By Bernard A. Drew
GREAT BARRINGTON — One day in 1891, Dr. Frank Warner Brandow (1853-1921) of Bartlett Avenue, Pittsfield, was summoned to Marguerite Westinghouse’s Erskine Park estate in Lee. She had a toothache. The doctor called for his carriage and he called for a delivery wagon, onto which assistants loaded a dental chair and foot-powered drill.
A house call wasn’t simple for a country dentist.
Within a decade, the city native could travel to emergency calls in an automobile. Brandow purchased a Winton gasoline carriage in 1901 and made a trial run to Lenox in 20 minutes.
Brandow was descended from a Hudson River Dutch family. His father was a merchant and gunsmith in Pittsfield. Brandow learned his profession from Dr. James Gamwell in Pittsfield and Dr. W.W. Walker in New York City. He opened his Pittsfield practice in 1879 and soon took on an associate. As time went on, his own health issues obliged him to limit his practice to “summer residents of Lenox, where he early attained and for many years has had an extensive patronage,” according to biographer Rollin Hillyer Cooke.
Brandow served a term as president of the Pittsfield Boat Club, which organized in 1898 and initially had a pavilion on the southeastern shore of Pontoosuc Lake before building a club house at Point of Pines. He was also an early president of the Berkshire Auto Club — later called the Automobile Club of Berkshire County — which began meeting in 1902. He drove in several of the club’s events.
Brandow was also a virtuoso maker of cars, ships and airplanes. Small ones.
Toys as art
In 1902 he was “building a special machine on the same lines as his Winton touring car, and hopes to have it completed during the fall,” according to a newspaper report. It was 12 inches long and weighed 15 lbs.
Brandow anticipated the generations-later Corgi, Dinky Toys, Matchbox and other die-cast toymakers. Except his models were not toys; they were art.
Brandow began aggressive modelmaking as a hobby after a trip to England in 1896, when he met J.C. Swazey, superintendent of the British Model Works. Brandow rued the fact models of the day were rendered in wood and lacked detail. Metal would be better, he said. He ended up wagering $1,000 that he could make an all-metal model of the American ocean liner City of Paris “with parts blazed together, nothing being cast, and to accomplish this feat by simply following a photograph of the vessel, with which he was familiar, no measurements being taken.”
It took him a year, and some 3,000 individual pieces, but he accomplished his goal.
The more models he made, the more accomplished Brandow became. He turned out not only a car but engines, airplanes and airships. He sold that first ship model for $1,000, but refused all offers for his later products.
“Most of Dr. Brandow’s work is done at night at his house, where he has a small laboratory fitted up with the finest tools of the bench obtainable,” the Boston Daily Globe said.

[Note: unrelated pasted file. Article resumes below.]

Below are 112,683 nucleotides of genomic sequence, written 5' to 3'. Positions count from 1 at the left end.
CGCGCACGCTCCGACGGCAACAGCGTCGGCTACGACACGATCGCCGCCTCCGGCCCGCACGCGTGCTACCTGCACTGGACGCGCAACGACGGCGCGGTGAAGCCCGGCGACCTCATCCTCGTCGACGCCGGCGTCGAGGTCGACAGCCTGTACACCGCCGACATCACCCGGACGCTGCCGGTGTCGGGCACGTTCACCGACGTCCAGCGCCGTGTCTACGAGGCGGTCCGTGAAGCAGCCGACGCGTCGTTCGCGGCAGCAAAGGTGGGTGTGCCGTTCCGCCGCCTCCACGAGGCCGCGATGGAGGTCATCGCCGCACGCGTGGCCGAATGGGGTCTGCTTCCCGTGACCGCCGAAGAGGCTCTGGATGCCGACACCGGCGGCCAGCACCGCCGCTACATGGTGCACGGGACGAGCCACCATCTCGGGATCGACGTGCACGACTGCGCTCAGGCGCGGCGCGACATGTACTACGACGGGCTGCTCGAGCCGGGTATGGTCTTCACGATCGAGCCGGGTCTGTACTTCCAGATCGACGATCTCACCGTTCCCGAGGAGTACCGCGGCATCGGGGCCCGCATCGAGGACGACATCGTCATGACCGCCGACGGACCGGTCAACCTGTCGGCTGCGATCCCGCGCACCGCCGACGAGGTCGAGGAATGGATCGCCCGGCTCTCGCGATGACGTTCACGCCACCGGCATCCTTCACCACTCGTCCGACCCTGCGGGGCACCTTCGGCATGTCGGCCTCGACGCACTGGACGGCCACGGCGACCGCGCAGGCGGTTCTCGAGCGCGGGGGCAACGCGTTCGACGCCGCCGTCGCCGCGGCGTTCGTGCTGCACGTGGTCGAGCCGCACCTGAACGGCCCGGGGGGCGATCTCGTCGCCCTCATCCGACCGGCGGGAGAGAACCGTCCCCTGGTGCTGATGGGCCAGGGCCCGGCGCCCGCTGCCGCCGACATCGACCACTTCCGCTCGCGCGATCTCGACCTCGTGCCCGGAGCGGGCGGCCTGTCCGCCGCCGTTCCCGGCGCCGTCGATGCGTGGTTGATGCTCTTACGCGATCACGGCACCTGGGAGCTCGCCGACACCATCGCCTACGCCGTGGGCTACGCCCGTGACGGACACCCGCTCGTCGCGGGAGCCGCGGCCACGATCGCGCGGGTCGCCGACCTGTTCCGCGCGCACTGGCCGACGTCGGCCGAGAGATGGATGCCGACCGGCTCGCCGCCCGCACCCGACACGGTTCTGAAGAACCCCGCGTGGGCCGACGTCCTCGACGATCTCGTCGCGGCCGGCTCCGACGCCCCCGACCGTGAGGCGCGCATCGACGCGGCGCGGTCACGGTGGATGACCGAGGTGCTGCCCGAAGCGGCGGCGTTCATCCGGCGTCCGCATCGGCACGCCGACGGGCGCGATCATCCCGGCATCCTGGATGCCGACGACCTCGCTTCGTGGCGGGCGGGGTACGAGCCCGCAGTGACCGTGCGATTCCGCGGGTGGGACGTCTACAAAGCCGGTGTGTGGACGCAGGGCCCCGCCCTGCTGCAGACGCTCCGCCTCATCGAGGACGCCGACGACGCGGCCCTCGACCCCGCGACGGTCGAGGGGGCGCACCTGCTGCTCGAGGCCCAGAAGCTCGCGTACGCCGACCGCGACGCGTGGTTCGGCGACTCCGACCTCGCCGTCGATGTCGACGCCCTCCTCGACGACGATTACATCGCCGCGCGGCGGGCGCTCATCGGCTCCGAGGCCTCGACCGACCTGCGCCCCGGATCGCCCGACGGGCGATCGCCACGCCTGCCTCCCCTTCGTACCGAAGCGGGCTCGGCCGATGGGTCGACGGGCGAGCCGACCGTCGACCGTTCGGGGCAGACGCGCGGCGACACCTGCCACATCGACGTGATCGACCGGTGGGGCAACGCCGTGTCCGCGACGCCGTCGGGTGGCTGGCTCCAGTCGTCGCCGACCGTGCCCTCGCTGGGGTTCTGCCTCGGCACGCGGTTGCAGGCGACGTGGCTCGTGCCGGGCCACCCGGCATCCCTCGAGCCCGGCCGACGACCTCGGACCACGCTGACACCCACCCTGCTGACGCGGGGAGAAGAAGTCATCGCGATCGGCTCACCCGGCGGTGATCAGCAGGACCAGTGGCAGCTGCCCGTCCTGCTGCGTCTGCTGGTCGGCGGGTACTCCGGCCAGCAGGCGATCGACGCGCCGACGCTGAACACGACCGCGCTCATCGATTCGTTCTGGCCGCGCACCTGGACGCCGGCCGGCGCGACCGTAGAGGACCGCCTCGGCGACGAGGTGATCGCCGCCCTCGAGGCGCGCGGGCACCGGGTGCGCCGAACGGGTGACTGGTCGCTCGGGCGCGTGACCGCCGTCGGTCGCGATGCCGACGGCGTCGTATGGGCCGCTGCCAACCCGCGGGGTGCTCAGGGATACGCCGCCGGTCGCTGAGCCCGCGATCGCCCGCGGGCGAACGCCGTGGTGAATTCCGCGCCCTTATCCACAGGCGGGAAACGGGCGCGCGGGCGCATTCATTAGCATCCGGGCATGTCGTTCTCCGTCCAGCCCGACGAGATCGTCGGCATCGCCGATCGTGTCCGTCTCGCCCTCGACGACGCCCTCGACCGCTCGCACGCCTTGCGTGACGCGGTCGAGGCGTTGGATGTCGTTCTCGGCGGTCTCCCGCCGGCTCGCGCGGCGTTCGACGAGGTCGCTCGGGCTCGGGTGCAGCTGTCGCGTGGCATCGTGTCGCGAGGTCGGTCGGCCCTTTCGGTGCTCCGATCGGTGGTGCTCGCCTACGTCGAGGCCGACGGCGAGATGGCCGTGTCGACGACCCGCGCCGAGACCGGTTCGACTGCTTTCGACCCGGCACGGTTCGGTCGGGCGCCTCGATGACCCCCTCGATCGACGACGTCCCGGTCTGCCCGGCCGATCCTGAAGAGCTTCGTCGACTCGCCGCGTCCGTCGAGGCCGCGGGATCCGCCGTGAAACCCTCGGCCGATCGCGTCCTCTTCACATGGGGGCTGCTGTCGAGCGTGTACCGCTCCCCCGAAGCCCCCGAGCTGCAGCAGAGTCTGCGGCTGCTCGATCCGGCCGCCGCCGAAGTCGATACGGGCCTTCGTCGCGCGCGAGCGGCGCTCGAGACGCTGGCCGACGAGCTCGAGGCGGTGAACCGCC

As to the shrunken Winton, “The machine was built by Dr. Brandow during the last few months,” Cycle and Automobile Trade Journal said, “from drawings made by Louis E. Laflin, of Chicago and Pittsfield, and is an exact counterpart of the latter’s racing automobile. All of the fine details were carried out, including levers, brakes, steering gear, throttle, spark advancer, etc. The upholstering of the cushions and seats is unusually rich and handsome, and the brass work is very prominent, including the side lamps, which are gold-plated. The body of the carriage was painted by the Pittsfield carriage company, the color being a rich maroon, with dark striping and a highly polished finish. Considerable difficulty was experienced in getting tires for the wheels, but this was finally made possible by the kindness of George H. Laflin, a large stockholder in a rubber company in Chicago, who had a special set made to order.”
Extolled by magazine
Scientific American twice described Brandow works in its issues of 19 September 1903 and 8 October 1904. In the latter, it noted that a Brandow model was displayed at Tiffany’s. It was of the famed steam locomotive 999. The small engine was also displayed at the Berkshire Museum in 1916.
“Dr. Brandow makes these models simply for pastime,” the periodical said, “and never sells them. The model of the Winton touring car is perfectly made to scale, one-eighth of an inch to the foot, from blue prints and a set of drawings furnished by the Winton Motor Carriage Company.”
The doctor, a widower for half a dozen years, in November 1905 married Louise Engle, a private duty nurse who had cared for his late wife at the Brandow summer place in Lenox and later had tended Brandow himself during a time of acute stomach trouble. Described by one newspaper as “a dentist at Pittsfield with a rich clientele among the dwellers of the fashionable Lenox colony,” he decided to go abroad for his health. He took his nurse with him, proposed to and married her — after recovering from a case of tonsillitis — in a brief ceremony performed by the hotel chaplain at the Hotel Normandie. He was 52, she 27.
Theirs was a model marriage, surely.
Bernard A. Drew was a regular Eagle contributor.
If you’d like to leave a comment (or a tip or a question) about this story with the editors, please
email us. We also welcome letters to the editor for publication; you can do that by
filling out our letters form and submitting it to the newsroom.